California's Gold Country-Daffodil Hill
Country Living Gardner
Antoinette May


Eureka! Each spring the gold rush begins anew as visitors flock to the Mother Lode. They strike it rich in Daffodil Hill.

It’s neither a park, nor a town—more like an intersection of two winding roads that seemingly go nowhere—yet each year the flower faithful come. What began as a 19th century family garden now draws thousands each year to the Sierra foothills. Like the Argonauts of old they seek gold. They will find it, too, on a historic working ranch where more than 400,000 daffodils, in 300 varieties, blanket the hillside.

Space was tight on the old ships sailing ‘round the Horn to California’s goldfields. Immigrants brought only what they needed. Peter Denzer was an exception. Tucked in among the mining tools were a few daffodil bulbs from his native Holland. The Dutchman (who never found the yellow ore he sought) couldn’t possibly have imagined the golden bounty his simple love of flowers would bring.

In 1887 Denzer’s homestead, 65 miles southeast of Sacramento, was bought by Art and Lizzie McLaughlin. Lizzie, also a daffodil lover, planted more bulbs—many more. At the time of the purchase, the ranch doubled as a toll-road and way-station for travelers and teamsters hauling lumber across the Kit Carson Pass. The McLaughlins, wagon pioneers themselves, rented rooms and served meals—breakfast was 25 cents. Saturday night dances were held in the barn.


Lizzie died in 1935, her two daughters added a few more daffodils each year in her memory. Before long, travelers and truck drivers alike were stopping to admire the blooms. Word spread and so did the garden. A few hundred flowers grew to a few thousand until now there are six acres of them.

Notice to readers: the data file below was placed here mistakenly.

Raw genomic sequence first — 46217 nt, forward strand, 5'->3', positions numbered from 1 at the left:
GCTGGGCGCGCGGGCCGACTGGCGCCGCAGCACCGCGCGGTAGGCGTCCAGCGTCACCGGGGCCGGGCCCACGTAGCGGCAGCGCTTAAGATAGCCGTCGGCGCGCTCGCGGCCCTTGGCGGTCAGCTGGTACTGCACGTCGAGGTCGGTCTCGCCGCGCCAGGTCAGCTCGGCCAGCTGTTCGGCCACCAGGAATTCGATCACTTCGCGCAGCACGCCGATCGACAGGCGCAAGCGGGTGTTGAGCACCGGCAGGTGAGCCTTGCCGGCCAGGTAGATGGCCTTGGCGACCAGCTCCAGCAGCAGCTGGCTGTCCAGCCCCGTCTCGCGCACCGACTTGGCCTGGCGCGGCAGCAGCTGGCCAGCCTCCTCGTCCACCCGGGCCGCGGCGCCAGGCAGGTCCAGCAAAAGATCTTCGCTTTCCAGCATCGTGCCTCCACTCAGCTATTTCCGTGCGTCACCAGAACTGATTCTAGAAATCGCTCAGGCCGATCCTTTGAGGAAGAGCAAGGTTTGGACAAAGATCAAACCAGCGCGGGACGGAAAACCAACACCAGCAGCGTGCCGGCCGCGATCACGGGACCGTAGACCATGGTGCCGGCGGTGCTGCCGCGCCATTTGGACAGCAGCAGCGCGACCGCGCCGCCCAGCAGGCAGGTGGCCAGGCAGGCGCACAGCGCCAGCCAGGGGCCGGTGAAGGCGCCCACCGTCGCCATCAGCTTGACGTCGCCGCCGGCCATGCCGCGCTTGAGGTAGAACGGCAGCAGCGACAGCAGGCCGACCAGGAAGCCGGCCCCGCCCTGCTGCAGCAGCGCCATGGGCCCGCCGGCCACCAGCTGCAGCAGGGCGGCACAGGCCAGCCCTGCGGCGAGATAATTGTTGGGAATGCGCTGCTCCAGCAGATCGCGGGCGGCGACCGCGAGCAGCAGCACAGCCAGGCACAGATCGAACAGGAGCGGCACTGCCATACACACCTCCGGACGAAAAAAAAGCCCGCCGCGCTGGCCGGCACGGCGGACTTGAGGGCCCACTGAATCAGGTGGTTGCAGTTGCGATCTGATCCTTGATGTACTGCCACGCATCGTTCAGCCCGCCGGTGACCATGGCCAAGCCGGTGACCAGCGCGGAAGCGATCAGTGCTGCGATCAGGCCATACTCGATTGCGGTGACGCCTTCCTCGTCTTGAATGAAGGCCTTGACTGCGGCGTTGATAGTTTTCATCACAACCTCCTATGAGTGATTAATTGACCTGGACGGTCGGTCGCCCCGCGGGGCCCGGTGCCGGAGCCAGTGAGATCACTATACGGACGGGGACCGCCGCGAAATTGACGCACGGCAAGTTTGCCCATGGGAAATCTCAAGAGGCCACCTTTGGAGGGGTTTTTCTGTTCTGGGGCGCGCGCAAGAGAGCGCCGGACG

Daffodil Hill is not a commercial enterprise. It’s not even formally publicized or promoted, yet the garden has drawn as many as 400 visitors in a single day. They come from all over the world to wander the twisting paths lined with old wagon wheels, rusted mining tools and preening peacocks. Mary Ryan, Lizzie’s granddaughter, takes special pride in the splendid peafowl. “In spring their feathers are in good bloom too—just like the flowers.”

Ryan and the other McLaughlin descendants continue to plant bulbs each year in memory of their parents, grandparents, great-grandparents and great-great grandparents, but the gold fever has spread. Volunteers also help with planting and thousands of dollars have been donated for the purchase of new bulbs. The efforts of all are a glowing tribute to the pioneer past.

daff facts

planting—if you live in a warm climate, store your bulbs in a cool and airy place until Halloween. Then plant them in November. Select a well-drained, sunny hillside or raised bed where plants will drain easily. Plant your daffodils so that their pointed end is up and at least two times as deep as the bulb is high.

cutting—once the daffodil foliage looks dead, you can cut

it off. The leaves are no longer needed by the plant.

displaying—two gallon pots are recommended for standard size daffodils, one gallon for miniatures. Sterilize used pots and allow them to drain before filling. Place a pinch of fertilizer in the bottom of the pot over a little soil. Then fill the pot with three parts soil to one part perlite. Place 3 to 4 bulbs in pot about one third of the way down, spacing them the diameter of one bulb apart and that same distance from the pot’s sides. Water heavily—every day the first week.

buying—order early (April or May) to ensure the pick of the crop. Prices vary and so do bulbs. If it seems too good to be true, it probably is.

Nature sets the schedule for public viewing. The working ranch opens to the public when 25 percent of the flowers are in bloom and closes when only 25 percent remain. (Usually mid-March to mid-April.) Weather permitting, Daffodil Hill is open every day during that period from 9 a.m. to 5 p.m. Admission and parking are free. Call (209) 296-7048 for information.

The surrounding area is dotted with Gold Rush towns. Their names—Volcano, Drytown, Enterprise, Fiddletown—bespeak a colorful heritage. All of them boast charming inns dating from 49er days. For more information, see or call (209) 223-0350.

“We hope the spring’s new rush of golden blooms will give visitors something to take away with them, not a treasure of ore, but a memorable bullion of flowering loveliness”—Mary Ryan

Copyright © 2002-2010 Antoinette May